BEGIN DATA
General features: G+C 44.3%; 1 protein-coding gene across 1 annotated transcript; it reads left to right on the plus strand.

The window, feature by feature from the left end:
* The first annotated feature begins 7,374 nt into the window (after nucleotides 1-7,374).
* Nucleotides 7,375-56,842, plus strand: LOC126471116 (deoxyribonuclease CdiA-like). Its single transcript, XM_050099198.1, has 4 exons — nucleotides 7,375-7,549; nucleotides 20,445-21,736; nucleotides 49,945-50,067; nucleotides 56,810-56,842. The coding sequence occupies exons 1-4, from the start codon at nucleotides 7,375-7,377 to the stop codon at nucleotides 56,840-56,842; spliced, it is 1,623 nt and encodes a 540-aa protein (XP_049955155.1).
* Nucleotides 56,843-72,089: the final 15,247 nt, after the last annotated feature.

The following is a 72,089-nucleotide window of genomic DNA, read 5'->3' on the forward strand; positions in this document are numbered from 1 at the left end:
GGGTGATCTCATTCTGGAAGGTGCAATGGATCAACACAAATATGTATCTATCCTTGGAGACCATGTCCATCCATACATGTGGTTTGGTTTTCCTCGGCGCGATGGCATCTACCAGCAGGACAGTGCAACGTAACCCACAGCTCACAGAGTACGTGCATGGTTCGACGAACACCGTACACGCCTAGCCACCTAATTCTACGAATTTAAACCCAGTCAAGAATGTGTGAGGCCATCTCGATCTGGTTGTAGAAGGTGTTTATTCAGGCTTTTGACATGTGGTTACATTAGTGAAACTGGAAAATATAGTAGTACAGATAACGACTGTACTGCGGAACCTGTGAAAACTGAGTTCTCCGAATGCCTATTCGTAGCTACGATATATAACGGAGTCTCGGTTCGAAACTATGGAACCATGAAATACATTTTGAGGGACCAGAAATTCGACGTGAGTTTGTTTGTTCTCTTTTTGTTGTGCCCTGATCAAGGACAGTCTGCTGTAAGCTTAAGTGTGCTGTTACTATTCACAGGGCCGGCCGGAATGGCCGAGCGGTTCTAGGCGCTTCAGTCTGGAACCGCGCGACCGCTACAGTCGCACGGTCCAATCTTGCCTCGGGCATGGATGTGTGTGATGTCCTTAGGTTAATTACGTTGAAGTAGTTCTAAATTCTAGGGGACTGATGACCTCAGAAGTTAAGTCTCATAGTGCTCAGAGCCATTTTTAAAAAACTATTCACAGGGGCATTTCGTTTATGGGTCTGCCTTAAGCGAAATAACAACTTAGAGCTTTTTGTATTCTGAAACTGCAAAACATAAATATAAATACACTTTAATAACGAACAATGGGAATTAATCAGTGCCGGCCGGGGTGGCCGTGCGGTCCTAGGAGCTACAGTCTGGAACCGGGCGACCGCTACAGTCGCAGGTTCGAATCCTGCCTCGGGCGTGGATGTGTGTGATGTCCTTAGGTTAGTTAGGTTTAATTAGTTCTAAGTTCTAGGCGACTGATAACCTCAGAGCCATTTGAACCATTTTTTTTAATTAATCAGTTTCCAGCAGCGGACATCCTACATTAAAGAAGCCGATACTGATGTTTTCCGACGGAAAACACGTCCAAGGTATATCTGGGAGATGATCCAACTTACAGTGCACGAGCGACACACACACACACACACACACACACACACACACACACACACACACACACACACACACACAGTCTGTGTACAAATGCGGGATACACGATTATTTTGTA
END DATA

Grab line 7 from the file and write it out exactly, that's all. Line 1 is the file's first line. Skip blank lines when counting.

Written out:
GGGTGATCTCATTCTGGAAGGTGCAATGGATCAACACAAATATGTATCTATCCTTGGAGACCATGTCCATCCATACATGTGGTTTGGTTTTCCTCGGCGCGATGGCATCTACCAGCAGGACAGTGCAACGTAACCCACAGCTCACAGAGTACGTGCATGGTTCGACGAACACCGTACACGCCTAGCCACCTAATTCTACGAATTTAAACCCAGTCAAGAATGTGTGAGGCCATCTCGATCTGGTTGTAGAAGGTGTTTATTCAGGCTTTTGACATGTGGTTACATTAGTGAAACTGGAAAATATAGTAGTACAGATAACGACTGTACTGCGGAACCTGTGAAAACTGAGTTCTCCGAATGCCTATTCGTAGCTACGATATATAACGGAGTCTCGGTTCGAAACTATGGAACCATGAAATACATTTTGAGGGACCAGAAATTCGACGTGAGTTTGTTTGTTCTCTTTTTGTTGTGCCCTGATCAAGGACAGTCTGCTGTAAGCTTAAGTGTGCTGTTACTATTCACAGGGCCGGCCGGAATGGCCGAGCGGTTCTAGGCGCTTCAGTCTGGAACCGCGCGACCGCTACAGTCGCACGGTCCAATCTTGCCTCGGGCATGGATGTGTGTGATGTCCTTAGGTTAATTACGTTGAAGTAGTTCTAAATTCTAGGGGACTGATGACCTCAGAAGTTAAGTCTCATAGTGCTCAGAGCCATTTTTAAAAAACTATTCACAGGGGCATTTCGTTTATGGGTCTGCCTTAAGCGAAATAACAACTTAGAGCTTTTTGTATTCTGAAACTGCAAAACATAAATATAAATACACTTTAATAACGAACAATGGGAATTAATCAGTGCCGGCCGGGGTGGCCGTGCGGTCCTAGGAGCTACAGTCTGGAACCGGGCGACCGCTACAGTCGCAGGTTCGAATCCTGCCTCGGGCGTGGATGTGTGTGATGTCCTTAGGTTAGTTAGGTTTAATTAGTTCTAAGTTCTAGGCGACTGATAACCTCAGAGCCATTTGAACCATTTTTTTTAATTAATCAGTTTCCAGCAGCGGACATCCTACATTAAAGAAGCCGATACTGATGTTTTCCGACGGAAAACACGTCCAAGGTATATCTGGGAGATGATCCAACTTACAGTGCACGAGCGACACACACACACACACACACACACACACACACACACACACACACACACACACACACACACAGTCTGTGTACAAATGCGGGATACACGATTATTTTGTA